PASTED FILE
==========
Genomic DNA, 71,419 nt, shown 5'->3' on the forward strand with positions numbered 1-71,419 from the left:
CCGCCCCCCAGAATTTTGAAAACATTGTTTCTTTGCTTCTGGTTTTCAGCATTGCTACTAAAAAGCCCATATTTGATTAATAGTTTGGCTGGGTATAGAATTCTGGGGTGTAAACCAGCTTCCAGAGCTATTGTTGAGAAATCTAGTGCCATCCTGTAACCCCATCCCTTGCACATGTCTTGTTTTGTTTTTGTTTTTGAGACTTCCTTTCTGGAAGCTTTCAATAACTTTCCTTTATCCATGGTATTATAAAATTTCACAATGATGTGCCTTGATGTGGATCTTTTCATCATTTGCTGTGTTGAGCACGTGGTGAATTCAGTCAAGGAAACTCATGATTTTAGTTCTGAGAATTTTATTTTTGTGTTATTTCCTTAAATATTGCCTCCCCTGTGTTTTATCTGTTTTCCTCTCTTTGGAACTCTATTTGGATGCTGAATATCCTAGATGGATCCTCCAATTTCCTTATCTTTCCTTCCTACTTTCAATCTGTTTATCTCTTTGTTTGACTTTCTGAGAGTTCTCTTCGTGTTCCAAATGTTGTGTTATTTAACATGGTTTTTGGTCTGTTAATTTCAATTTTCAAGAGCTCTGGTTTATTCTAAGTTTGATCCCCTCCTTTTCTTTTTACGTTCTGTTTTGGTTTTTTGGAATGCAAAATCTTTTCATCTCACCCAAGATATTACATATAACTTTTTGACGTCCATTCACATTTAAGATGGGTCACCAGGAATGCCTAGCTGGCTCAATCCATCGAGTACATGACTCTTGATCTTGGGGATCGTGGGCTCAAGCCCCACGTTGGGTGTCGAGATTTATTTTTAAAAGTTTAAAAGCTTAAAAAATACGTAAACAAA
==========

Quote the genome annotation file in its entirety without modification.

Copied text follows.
Genomic DNA, 71,419 nt, shown 5'->3' on the forward strand with positions numbered 1-71,419 from the left:
CCGCCCCCCAGAATTTTGAAAACATTGTTTCTTTGCTTCTGGTTTTCAGCATTGCTACTAAAAAGCCCATATTTGATTAATAGTTTGGCTGGGTATAGAATTCTGGGGTGTAAACCAGCTTCCAGAGCTATTGTTGAGAAATCTAGTGCCATCCTGTAACCCCATCCCTTGCACATGTCTTGTTTTGTTTTTGTTTTTGAGACTTCCTTTCTGGAAGCTTTCAATAACTTTCCTTTATCCATGGTATTATAAAATTTCACAATGATGTGCCTTGATGTGGATCTTTTCATCATTTGCTGTGTTGAGCACGTGGTGAATTCAGTCAAGGAAACTCATGATTTTAGTTCTGAGAATTTTATTTTTGTGTTATTTCCTTAAATATTGCCTCCCCTGTGTTTTATCTGTTTTCCTCTCTTTGGAACTCTATTTGGATGCTGAATATCCTAGATGGATCCTCCAATTTCCTTATCTTTCCTTCCTACTTTCAATCTGTTTATCTCTTTGTTTGACTTTCTGAGAGTTCTCTTCGTGTTCCAAATGTTGTGTTATTTAACATGGTTTTTGGTCTGTTAATTTCAATTTTCAAGAGCTCTGGTTTATTCTAAGTTTGATCCCCTCCTTTTCTTTTTACGTTCTGTTTTGGTTTTTTGGAATGCAAAATCTTTTCATCTCACCCAAGATATTACATATAACTTTTTGACGTCCATTCACATTTAAGATGGGTCACCAGGAATGCCTAGCTGGCTCAATCCATCGAGTACATGACTCTTGATCTTGGGGATCGTGGGCTCAAGCCCCACGTTGGGTGTCGAGATTTATTTTTAAAAGTTTAAAAGCTTAAAAAATACGTAAACAAA